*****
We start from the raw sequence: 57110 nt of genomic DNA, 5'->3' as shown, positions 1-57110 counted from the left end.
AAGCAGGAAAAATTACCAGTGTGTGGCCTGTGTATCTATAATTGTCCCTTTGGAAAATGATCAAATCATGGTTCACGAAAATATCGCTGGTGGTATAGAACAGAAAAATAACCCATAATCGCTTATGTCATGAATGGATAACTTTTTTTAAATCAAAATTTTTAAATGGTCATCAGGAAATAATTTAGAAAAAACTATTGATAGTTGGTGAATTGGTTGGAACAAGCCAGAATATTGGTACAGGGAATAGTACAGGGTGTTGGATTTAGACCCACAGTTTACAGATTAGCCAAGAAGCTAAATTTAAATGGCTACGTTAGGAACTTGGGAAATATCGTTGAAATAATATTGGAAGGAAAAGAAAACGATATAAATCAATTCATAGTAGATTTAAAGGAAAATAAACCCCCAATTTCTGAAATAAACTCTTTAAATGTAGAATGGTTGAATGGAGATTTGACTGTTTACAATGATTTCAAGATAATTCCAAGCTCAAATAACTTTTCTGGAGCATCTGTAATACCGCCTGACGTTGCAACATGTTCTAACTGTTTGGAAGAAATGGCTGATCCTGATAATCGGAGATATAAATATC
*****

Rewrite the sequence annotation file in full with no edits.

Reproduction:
We start from the raw sequence: 57110 nt of genomic DNA, 5'->3' as shown, positions 1-57110 counted from the left end.
AAGCAGGAAAAATTACCAGTGTGTGGCCTGTGTATCTATAATTGTCCCTTTGGAAAATGATCAAATCATGGTTCACGAAAATATCGCTGGTGGTATAGAACAGAAAAATAACCCATAATCGCTTATGTCATGAATGGATAACTTTTTTTAAATCAAAATTTTTAAATGGTCATCAGGAAATAATTTAGAAAAAACTATTGATAGTTGGTGAATTGGTTGGAACAAGCCAGAATATTGGTACAGGGAATAGTACAGGGTGTTGGATTTAGACCCACAGTTTACAGATTAGCCAAGAAGCTAAATTTAAATGGCTACGTTAGGAACTTGGGAAATATCGTTGAAATAATATTGGAAGGAAAAGAAAACGATATAAATCAATTCATAGTAGATTTAAAGGAAAATAAACCCCCAATTTCTGAAATAAACTCTTTAAATGTAGAATGGTTGAATGGAGATTTGACTGTTTACAATGATTTCAAGATAATTCCAAGCTCAAATAACTTTTCTGGAGCATCTGTAATACCGCCTGACGTTGCAACATGTTCTAACTGTTTGGAAGAAATGGCTGATCCTGATAATCGGAGATATAAATATC